Description: Chemical denudation and chemical weathering rates vary under climatic, bedrock, biotic, and topographic conditions. Constraints for landscape evolution models must consider changes in these factors on human and geologic time scales. Changes in nutrient dynamics, related to the storage and exchange of K + in clay minerals as a response to land use change, can affect the rates of chemical weathering and denudation. Incorporation of these changes in landscape evolution models can add insight into how land use changes affect soil thickness and erodibility. In order to assess changes in soil clay mineralogy that result from land-use differences, the present study contrasts the clay mineral assemblages in three proximal sites that were managed differently over nearly the past two centuries where contemporary vegetation was dominated by old hardwood forest, old-field pine, and cultivated biomes. X-ray diffraction (XRD) of the oriented clay fraction using K-, Mg-, and Na-saturation treatments for the air-dried, ethylene glycol (Mg-EG and K-EG) solvated, and heated (100, 350, and 550°C) states were used to characterize the clay mineral assemblages. XRD patterns of degraded biotite (oxidized Fe and expelled charge-compensating interlayer K) exhibited coherent scattering characteristics similar to illite. XRD patterns of the Mg-EG samples were, therefore, accurately modeled using NEWMOD2® software by the use of mineral structure files for discrete illite, vermiculite, kaolinite, mixed-layer kaolinite-smectite, illite-vermiculite, kaolinite-illite, and hydroxy-interlayered vermiculite. The soil and upper saprolite profiles that formed on a Neoproterozoic gneiss in the Calhoun Experimental Forest in South Carolina, USA, revealed a depth-dependence for the deeply weathered kaolinitic to the shallowly weathered illitic/vermiculitic mineral assemblages that varied in the cultivated, pine, and hardwood sites, respectively. An analysis of archived samples that were collected over a five-decade growth period from the pine site suggests that the content of illite-like layers increased at the surface within 8 y. Historical management of the sites has resulted in different states of dynamic equilibrium, whereby deep rooting at the hardwood and pine sites promotes nutrient uplift of K from the weathering of orthoclase and micas. Differences in the denudation rates at the cultivated, pine, and hardwood sites through time were reflected by changes in the soil clay mineralogy. Specifically, an increased abundance of illite-like layers in the surface soils can serve as a reservoir of K + .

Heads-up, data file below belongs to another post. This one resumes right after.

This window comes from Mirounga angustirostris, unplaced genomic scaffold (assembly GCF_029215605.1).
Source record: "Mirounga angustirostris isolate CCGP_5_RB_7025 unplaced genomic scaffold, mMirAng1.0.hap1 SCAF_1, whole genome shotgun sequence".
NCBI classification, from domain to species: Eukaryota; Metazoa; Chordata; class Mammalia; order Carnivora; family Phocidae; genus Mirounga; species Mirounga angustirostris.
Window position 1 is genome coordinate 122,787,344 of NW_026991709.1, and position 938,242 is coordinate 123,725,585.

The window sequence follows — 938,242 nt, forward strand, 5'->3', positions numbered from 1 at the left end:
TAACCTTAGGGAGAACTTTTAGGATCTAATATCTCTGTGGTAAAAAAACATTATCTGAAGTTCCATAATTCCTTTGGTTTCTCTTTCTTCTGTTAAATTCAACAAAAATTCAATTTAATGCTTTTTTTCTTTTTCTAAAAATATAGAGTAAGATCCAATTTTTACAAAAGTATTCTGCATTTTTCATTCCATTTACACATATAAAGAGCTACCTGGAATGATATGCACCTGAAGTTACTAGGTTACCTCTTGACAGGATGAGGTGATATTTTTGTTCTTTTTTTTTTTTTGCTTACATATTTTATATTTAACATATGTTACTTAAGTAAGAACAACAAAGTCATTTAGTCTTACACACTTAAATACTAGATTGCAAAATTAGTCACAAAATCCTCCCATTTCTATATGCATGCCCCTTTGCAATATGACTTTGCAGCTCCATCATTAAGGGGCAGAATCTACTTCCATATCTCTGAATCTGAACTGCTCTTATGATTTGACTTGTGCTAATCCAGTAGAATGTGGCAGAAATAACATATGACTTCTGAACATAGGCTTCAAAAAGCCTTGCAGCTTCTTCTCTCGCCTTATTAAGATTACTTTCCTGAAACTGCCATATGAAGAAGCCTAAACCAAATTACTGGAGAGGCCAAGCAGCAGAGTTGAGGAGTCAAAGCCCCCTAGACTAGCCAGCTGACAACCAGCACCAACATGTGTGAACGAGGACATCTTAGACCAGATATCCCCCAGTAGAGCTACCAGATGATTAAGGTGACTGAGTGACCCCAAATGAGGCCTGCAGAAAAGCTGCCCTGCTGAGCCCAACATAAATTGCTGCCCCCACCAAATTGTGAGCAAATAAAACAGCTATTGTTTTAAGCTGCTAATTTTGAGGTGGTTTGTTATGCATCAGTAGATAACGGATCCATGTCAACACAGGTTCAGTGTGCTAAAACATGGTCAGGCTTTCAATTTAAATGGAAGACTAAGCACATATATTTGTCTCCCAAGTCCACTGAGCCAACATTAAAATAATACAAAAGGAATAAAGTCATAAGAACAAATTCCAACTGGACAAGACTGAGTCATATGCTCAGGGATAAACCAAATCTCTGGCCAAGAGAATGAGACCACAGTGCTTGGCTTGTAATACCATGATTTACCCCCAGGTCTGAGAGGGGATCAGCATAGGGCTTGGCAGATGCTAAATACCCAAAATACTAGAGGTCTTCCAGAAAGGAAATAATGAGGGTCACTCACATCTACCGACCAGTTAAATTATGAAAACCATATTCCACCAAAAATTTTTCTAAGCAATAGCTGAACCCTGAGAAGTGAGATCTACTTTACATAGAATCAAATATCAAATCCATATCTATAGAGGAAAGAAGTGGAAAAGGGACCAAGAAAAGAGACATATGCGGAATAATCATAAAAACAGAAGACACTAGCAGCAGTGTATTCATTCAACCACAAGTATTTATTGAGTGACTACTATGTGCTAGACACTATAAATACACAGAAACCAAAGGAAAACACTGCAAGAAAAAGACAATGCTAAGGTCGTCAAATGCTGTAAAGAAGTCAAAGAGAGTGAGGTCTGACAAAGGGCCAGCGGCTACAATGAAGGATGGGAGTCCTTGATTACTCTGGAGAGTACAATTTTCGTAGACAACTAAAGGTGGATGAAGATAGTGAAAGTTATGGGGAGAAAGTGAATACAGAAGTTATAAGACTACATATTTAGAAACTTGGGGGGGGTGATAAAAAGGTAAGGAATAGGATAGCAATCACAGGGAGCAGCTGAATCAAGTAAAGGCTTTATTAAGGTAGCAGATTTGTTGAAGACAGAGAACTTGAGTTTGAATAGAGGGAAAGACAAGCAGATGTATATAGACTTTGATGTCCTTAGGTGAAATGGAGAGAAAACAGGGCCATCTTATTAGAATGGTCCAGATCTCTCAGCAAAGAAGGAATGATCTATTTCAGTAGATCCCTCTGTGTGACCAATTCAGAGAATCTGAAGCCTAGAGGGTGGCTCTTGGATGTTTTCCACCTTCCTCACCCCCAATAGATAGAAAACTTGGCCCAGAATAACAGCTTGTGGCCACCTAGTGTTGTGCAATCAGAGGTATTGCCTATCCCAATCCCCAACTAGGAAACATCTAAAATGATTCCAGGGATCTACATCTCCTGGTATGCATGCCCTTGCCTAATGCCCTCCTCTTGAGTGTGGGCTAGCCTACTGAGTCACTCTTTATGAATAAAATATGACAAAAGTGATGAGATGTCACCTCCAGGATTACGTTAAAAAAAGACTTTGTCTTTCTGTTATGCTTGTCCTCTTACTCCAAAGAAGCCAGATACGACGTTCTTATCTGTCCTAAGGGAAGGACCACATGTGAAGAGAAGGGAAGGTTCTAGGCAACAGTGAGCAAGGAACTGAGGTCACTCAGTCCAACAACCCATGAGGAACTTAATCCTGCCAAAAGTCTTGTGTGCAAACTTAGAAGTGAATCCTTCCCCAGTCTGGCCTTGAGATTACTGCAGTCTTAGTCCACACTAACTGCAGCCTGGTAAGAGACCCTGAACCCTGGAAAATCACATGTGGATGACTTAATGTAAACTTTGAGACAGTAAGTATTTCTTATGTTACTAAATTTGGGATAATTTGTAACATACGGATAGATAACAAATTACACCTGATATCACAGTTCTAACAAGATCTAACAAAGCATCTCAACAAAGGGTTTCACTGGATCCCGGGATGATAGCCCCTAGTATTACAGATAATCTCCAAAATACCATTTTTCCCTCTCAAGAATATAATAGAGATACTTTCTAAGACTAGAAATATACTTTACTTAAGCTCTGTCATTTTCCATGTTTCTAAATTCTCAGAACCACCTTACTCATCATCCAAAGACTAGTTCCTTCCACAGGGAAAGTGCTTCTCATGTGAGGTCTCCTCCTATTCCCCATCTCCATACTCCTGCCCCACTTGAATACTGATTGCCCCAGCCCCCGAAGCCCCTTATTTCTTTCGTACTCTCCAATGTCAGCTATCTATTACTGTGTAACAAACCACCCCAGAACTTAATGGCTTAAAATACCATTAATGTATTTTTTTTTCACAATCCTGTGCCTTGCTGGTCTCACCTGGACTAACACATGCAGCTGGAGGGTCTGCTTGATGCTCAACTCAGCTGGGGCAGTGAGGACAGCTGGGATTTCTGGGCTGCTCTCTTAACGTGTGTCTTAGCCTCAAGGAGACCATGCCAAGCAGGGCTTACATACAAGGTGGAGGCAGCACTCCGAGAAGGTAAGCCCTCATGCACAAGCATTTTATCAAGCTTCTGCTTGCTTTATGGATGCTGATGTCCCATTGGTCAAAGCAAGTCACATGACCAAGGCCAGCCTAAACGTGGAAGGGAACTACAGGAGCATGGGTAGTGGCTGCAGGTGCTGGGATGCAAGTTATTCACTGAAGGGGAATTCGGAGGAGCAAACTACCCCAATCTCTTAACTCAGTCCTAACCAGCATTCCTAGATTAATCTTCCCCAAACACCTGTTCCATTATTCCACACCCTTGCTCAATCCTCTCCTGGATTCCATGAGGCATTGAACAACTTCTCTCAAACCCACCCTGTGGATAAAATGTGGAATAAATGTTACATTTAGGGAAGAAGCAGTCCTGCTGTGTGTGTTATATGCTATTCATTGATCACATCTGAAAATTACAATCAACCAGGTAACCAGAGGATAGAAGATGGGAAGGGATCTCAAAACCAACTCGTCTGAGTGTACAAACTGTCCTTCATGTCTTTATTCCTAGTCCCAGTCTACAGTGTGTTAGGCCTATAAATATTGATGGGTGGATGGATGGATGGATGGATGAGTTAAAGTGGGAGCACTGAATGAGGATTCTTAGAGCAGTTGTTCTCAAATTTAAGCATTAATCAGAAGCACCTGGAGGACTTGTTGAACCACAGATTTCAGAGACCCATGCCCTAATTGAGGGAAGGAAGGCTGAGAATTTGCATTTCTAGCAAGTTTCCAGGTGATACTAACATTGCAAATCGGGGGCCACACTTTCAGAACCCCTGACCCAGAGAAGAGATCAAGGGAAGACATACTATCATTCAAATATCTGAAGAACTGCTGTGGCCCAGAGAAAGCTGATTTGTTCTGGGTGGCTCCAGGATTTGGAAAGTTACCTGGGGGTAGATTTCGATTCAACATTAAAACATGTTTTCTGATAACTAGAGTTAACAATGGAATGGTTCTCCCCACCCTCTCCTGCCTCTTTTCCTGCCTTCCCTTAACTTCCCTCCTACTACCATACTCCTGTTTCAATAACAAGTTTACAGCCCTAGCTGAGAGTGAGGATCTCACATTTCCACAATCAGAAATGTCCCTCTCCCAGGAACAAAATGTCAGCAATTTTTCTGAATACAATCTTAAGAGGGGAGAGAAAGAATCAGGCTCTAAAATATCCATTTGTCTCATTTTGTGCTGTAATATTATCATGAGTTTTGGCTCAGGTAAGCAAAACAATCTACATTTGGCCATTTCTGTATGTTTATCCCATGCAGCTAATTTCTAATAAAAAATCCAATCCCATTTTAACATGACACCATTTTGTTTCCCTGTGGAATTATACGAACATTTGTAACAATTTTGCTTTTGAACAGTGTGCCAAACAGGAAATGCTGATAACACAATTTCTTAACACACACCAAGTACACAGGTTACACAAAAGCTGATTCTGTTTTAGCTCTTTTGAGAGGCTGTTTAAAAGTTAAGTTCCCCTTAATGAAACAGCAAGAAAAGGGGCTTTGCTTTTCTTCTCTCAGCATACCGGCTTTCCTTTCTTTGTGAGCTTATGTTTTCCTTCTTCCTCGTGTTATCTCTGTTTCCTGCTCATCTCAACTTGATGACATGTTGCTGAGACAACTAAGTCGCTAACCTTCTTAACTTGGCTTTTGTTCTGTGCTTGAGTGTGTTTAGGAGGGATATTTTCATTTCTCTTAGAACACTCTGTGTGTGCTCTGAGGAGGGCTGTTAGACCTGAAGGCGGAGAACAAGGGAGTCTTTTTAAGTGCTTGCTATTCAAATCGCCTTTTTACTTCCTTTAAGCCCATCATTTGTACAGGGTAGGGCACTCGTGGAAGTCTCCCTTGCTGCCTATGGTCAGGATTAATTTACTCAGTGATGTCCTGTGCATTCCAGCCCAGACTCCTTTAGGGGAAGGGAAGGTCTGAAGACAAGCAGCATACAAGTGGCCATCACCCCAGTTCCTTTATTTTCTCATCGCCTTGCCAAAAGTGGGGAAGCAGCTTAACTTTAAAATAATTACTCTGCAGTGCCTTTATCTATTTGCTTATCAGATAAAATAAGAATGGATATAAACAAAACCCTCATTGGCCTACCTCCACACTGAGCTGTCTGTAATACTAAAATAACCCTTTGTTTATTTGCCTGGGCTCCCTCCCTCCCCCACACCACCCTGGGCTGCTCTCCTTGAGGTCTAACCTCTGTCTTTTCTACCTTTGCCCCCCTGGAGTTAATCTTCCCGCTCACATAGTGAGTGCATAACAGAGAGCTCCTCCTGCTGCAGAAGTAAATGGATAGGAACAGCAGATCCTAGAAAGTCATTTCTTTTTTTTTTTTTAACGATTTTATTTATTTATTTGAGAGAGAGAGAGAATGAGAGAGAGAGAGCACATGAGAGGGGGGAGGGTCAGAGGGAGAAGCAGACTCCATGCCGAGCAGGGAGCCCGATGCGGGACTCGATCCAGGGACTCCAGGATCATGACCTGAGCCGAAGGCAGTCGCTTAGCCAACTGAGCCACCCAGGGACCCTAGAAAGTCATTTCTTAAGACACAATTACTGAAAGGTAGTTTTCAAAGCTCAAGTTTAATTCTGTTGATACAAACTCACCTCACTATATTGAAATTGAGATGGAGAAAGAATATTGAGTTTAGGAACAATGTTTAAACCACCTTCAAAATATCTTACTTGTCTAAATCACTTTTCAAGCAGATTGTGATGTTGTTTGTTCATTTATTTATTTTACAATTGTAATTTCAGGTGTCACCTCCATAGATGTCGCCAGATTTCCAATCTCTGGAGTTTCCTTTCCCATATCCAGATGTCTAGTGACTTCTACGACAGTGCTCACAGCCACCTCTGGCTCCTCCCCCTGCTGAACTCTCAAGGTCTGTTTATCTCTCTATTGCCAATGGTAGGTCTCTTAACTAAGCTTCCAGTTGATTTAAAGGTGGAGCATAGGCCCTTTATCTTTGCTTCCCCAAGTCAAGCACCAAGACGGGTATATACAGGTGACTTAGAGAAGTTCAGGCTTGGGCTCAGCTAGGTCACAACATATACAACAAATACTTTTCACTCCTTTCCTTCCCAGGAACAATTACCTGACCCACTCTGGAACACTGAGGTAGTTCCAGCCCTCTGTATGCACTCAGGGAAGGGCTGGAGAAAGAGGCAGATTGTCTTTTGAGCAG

Keywords: Calhoun Experimental Forest ; Degraded Biotite ; Kaolinitic Ultisol ; X-ray Pattern Modeling
    ISSN: 0009-8604
    E-ISSN: 1552-8367
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  • 10
    Language: English
    In: Ecology, October 2008, Vol.89(10), pp.2911-23